Taming and riding the bucking bronco of the customer ecosystem is not for the faint of heart. Enter Michael Thomas.
Michael is the national president of the CRM Association of America and worked on the social media strategy for Neighborhood America, after co-founding CRM Essentials with nationally-renowned CRM expert Brent Leary, with whom he is great friends. [You can read more about Michael on LinkedIn here, or at his site here.]
Now a Social CRM consultant at New Fire Social Media, he is working with partners and clients to leverage one of the biggest trends in customer management: the power of people connected by technologies, common causes and mighty rivers of information (and misinformation).
1. How do you know me?
MT: Through the CRM Association, where we've both served in executive roles, along with great people like my friends and colleagues Paul Greenberg and Brent Leary, as well as Michael Maoz of Gartner, Bob Thompson, Ginger Cooper ... the list goes on and on. We're the only national association dedicated to customer management topics and trends.
PW: Yes, the CRM Association has been a great platform for focusing vendors, thought leaders and consultants, in my view. What you've done at the organization has been to solidify some partnerships and to professionalism in the sector. And I think what the Atlanta chapter has done is remarkable - the conferences have been incredibly well-attended, by all the right people, and with great speakers and sessions.
MT: That's nice of you to say, and you're right, the Atlanta chapter is really vibrant and we're proud to have them in the association, along with our other chapters on the West coast and the Midwest. It takes a lot of hard work by a lot of people, but the results are gratifying.
2. What kind of impact do you want to make through your work?
MT: People come to me when they're not sure of the direction they want to go in. I want to give credible, insightful advice about what needs to get done, and why.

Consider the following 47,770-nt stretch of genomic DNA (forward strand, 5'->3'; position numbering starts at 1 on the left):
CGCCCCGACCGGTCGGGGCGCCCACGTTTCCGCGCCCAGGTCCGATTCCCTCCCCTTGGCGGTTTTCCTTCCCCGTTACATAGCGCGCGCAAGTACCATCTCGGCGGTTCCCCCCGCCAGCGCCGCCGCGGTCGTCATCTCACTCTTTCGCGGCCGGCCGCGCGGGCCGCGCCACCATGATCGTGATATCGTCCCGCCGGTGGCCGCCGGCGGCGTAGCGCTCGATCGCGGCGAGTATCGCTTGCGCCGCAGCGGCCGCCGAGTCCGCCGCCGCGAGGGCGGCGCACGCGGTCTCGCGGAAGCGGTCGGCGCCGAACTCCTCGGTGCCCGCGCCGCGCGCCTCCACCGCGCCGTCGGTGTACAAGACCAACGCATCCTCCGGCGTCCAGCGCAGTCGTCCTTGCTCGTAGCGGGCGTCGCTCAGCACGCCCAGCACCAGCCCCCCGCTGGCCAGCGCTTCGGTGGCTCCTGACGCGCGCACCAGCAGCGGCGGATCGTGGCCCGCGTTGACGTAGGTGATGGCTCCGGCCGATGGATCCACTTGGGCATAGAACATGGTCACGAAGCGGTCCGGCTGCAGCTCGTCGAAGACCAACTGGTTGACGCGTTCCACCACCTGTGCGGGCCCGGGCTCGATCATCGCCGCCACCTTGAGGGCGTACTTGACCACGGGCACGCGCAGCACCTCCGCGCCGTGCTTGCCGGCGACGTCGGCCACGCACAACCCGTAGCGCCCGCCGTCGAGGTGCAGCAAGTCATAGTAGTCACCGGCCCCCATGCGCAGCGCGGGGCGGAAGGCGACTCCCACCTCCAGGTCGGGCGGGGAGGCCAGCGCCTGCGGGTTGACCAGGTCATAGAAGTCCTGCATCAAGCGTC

3. What's the most beautiful or exciting thing you have done or produced?
Three incredibly wonderful kids who are genuinely good people.
4. If you work best in small groups, tell me about a small group you've worked with successfully, how people contributed to the work, and the product of that work.
MT: Smaller groups let me get targeted help from specific talents. Small groups encourage people to express and leverage each other's strengths, and so they can be really powerful.
PW: Yes, I find that smaller groups let even the quieter participants (the Myers-Brigg introverts) participate because they don't get squashed by the sheer number and noise of the extraverts.
MT: Smaller groups can really come together. I am a big picture guy who can articulate the "so what", but I always need the talents of people who can break it down and execute the details. In small groups, the power is just easier to access.
5. If you work best in large groups, tell me about the secrets to getting these groups to work together, and describe a memorable product of that work.
Bigger groups require a different kind of leadership from me. It's about displaying passion and motivating people. Understanding, respecting and recognizing everyone's contribution keeps projects moving forward because it keeps people dedicated to the process.
6. Talk about any or all of these that matter to you: exercise, music, art, travel, friends, weekends, your inspirations, your pet peeves.
Exercise is very important to me. It's my solace, my motivation. I have run marathons and triathlons. It all helps me understand the role that mental and physical fitness plays in my life.
Music is the great equalizer, isn't it? And my musical taste spans through so many genres. I was in music growing up and was blessed to have teachers, parents and friends who opened my eyes to the infinite beauty of music.
Friends are vital, absolutely necessary to my spirit. But on the weekends, I love being with my family. They inspire me.
My pet peeve? Close-minded people who try to impose their beliefs on others.
7. What's the biggest threat to the world today?
Ignorance and apathy. Did I say that clearly enough?
8. What's the greatest hope for our world today?
Children and how we guide them.
9. Do you have a favorite TED video?
I've got to check out TED! I'll get back to you.
10. Books or movies that influenced you before you turned 20; between 20 and 30; most recently.
I love reading about the Vietnam conflict and I have such feelings for both sides and how so many deaths were senseless. We tend to repeat history.
11. Name one of my LinkedIn contacts you'd most like to meet.
So many! But I would start with Daniela Guido [PW: Daniela's LinkedIn profile is here]. Social Influence Marketing is the craze!